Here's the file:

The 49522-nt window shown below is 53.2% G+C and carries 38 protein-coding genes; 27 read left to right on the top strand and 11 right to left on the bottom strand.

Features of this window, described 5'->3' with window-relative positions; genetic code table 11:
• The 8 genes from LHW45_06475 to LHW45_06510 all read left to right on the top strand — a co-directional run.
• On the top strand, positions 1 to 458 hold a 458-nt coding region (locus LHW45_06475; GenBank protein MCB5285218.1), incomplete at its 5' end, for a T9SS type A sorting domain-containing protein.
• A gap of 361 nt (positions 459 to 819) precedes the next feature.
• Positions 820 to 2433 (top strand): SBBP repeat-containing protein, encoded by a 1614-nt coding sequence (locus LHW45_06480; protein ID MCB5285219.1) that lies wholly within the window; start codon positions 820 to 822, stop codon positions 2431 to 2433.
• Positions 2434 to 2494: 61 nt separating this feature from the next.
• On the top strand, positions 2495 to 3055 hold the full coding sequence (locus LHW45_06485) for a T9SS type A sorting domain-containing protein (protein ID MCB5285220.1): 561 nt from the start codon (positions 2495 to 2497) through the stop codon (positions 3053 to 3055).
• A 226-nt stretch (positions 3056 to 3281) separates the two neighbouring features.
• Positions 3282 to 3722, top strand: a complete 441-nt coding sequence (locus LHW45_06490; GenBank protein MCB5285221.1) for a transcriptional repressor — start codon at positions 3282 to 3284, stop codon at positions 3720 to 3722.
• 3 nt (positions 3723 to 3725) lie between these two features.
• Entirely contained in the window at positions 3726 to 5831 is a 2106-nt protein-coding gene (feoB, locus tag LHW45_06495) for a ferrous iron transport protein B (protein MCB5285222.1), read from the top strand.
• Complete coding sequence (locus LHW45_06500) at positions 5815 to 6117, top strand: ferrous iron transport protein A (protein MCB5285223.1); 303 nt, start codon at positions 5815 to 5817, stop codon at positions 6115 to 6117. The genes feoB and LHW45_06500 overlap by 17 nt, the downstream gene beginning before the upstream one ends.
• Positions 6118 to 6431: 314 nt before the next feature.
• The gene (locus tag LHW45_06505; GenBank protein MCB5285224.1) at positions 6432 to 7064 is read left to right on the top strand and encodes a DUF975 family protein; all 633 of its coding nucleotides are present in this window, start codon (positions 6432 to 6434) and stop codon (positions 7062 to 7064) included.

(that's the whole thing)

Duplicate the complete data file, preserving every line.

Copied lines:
The 49522-nt window shown below is 53.2% G+C and carries 38 protein-coding genes; 27 read left to right on the top strand and 11 right to left on the bottom strand.

Features of this window, described 5'->3' with window-relative positions; genetic code table 11:
• The 8 genes from LHW45_06475 to LHW45_06510 all read left to right on the top strand — a co-directional run.
• On the top strand, positions 1 to 458 hold a 458-nt coding region (locus LHW45_06475; GenBank protein MCB5285218.1), incomplete at its 5' end, for a T9SS type A sorting domain-containing protein.
• A gap of 361 nt (positions 459 to 819) precedes the next feature.
• Positions 820 to 2433 (top strand): SBBP repeat-containing protein, encoded by a 1614-nt coding sequence (locus LHW45_06480; protein ID MCB5285219.1) that lies wholly within the window; start codon positions 820 to 822, stop codon positions 2431 to 2433.
• Positions 2434 to 2494: 61 nt separating this feature from the next.
• On the top strand, positions 2495 to 3055 hold the full coding sequence (locus LHW45_06485) for a T9SS type A sorting domain-containing protein (protein ID MCB5285220.1): 561 nt from the start codon (positions 2495 to 2497) through the stop codon (positions 3053 to 3055).
• A 226-nt stretch (positions 3056 to 3281) separates the two neighbouring features.
• Positions 3282 to 3722, top strand: a complete 441-nt coding sequence (locus LHW45_06490; GenBank protein MCB5285221.1) for a transcriptional repressor — start codon at positions 3282 to 3284, stop codon at positions 3720 to 3722.
• 3 nt (positions 3723 to 3725) lie between these two features.
• Entirely contained in the window at positions 3726 to 5831 is a 2106-nt protein-coding gene (feoB, locus tag LHW45_06495) for a ferrous iron transport protein B (protein MCB5285222.1), read from the top strand.
• Complete coding sequence (locus LHW45_06500) at positions 5815 to 6117, top strand: ferrous iron transport protein A (protein MCB5285223.1); 303 nt, start codon at positions 5815 to 5817, stop codon at positions 6115 to 6117. The genes feoB and LHW45_06500 overlap by 17 nt, the downstream gene beginning before the upstream one ends.
• Positions 6118 to 6431: 314 nt before the next feature.
• The gene (locus tag LHW45_06505; GenBank protein MCB5285224.1) at positions 6432 to 7064 is read left to right on the top strand and encodes a DUF975 family protein; all 633 of its coding nucleotides are present in this window, start codon (positions 6432 to 6434) and stop codon (positions 7062 to 7064) included.